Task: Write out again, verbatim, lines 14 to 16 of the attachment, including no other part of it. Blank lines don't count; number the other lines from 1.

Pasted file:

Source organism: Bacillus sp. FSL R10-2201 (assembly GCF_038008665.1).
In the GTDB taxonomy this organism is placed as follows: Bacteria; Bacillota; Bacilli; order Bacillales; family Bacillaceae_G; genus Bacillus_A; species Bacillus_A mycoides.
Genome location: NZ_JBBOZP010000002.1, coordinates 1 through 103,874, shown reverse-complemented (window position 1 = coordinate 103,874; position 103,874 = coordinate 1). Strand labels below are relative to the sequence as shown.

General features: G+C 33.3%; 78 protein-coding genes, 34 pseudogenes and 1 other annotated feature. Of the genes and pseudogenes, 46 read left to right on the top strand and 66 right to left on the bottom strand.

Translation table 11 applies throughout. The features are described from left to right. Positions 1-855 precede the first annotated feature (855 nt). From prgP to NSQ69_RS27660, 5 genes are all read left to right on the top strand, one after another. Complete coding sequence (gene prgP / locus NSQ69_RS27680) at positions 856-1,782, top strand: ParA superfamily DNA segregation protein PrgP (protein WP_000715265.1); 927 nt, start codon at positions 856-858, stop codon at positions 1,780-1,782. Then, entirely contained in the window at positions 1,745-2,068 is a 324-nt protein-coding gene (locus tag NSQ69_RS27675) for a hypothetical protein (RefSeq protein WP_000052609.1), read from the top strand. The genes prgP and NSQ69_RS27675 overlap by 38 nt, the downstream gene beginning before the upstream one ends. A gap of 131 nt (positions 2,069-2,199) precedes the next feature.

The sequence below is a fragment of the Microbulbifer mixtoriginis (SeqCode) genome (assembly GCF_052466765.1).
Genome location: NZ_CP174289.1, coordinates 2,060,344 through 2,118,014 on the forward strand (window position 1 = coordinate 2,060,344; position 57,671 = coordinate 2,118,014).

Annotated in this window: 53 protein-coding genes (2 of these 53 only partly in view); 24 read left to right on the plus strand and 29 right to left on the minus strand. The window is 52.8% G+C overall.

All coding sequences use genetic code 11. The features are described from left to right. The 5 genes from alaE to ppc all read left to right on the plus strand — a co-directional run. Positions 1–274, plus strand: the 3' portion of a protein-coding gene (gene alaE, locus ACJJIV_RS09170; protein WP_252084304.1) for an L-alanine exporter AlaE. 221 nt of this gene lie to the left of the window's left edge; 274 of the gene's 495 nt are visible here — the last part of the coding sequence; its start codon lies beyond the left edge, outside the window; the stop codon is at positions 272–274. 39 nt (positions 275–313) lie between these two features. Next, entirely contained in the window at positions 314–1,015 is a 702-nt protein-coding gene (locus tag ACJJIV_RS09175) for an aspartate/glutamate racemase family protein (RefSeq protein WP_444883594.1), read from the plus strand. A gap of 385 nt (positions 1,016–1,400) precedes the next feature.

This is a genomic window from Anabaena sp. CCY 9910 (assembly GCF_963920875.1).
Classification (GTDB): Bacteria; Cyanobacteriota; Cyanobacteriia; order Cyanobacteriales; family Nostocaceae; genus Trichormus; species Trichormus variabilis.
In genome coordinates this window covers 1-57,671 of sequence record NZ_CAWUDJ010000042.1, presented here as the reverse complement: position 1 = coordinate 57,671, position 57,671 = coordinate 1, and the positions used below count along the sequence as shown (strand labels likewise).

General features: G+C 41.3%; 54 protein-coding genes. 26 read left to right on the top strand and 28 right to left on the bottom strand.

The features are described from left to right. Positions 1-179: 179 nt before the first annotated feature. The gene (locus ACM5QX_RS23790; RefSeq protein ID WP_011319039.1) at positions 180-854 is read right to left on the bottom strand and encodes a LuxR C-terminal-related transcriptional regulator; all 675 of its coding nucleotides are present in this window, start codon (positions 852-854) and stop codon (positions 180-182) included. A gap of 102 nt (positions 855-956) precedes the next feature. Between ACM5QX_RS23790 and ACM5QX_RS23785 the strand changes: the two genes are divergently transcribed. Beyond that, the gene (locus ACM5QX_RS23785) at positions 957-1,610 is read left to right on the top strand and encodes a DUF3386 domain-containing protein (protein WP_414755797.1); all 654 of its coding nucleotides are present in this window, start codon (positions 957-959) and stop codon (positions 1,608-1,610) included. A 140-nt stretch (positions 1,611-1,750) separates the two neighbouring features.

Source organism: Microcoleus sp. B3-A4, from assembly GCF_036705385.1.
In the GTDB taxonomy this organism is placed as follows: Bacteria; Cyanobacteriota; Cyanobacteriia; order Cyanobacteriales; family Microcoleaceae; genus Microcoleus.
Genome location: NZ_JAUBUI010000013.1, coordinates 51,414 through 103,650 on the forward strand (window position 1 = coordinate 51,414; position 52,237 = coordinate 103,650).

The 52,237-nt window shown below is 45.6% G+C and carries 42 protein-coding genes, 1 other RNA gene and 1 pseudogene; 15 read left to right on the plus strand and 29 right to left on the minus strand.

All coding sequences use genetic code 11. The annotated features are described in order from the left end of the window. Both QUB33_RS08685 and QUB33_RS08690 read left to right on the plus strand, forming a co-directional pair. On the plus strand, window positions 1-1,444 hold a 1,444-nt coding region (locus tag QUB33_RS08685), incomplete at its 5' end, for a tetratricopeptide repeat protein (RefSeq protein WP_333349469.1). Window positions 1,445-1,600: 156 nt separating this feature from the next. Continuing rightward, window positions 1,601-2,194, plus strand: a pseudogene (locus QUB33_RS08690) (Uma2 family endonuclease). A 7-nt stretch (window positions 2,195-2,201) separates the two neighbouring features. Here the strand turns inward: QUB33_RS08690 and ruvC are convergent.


The features are described from left to right. Positions 1-179: 179 nt before the first annotated feature. The gene (locus ACM5QX_RS23790; RefSeq protein ID WP_011319039.1) at positions 180-854 is read right to left on the bottom strand and encodes a LuxR C-terminal-related transcriptional regulator; all 675 of its coding nucleotides are present in this window, start codon (positions 852-854) and stop codon (positions 180-182) included. A gap of 102 nt (positions 855-956) precedes the next feature. Between ACM5QX_RS23790 and ACM5QX_RS23785 the strand changes: the two genes are divergently transcribed. Beyond that, the gene (locus ACM5QX_RS23785) at positions 957-1,610 is read left to right on the top strand and encodes a DUF3386 domain-containing protein (protein WP_414755797.1); all 654 of its coding nucleotides are present in this window, start codon (positions 957-959) and stop codon (positions 1,608-1,610) included. A 140-nt stretch (positions 1,611-1,750) separates the two neighbouring features.

Source organism: Microcoleus sp. B3-A4, from assembly GCF_036705385.1.
In the GTDB taxonomy this organism is placed as follows: Bacteria; Cyanobacteriota; Cyanobacteriia; order Cyanobacteriales; family Microcoleaceae; genus Microcoleus.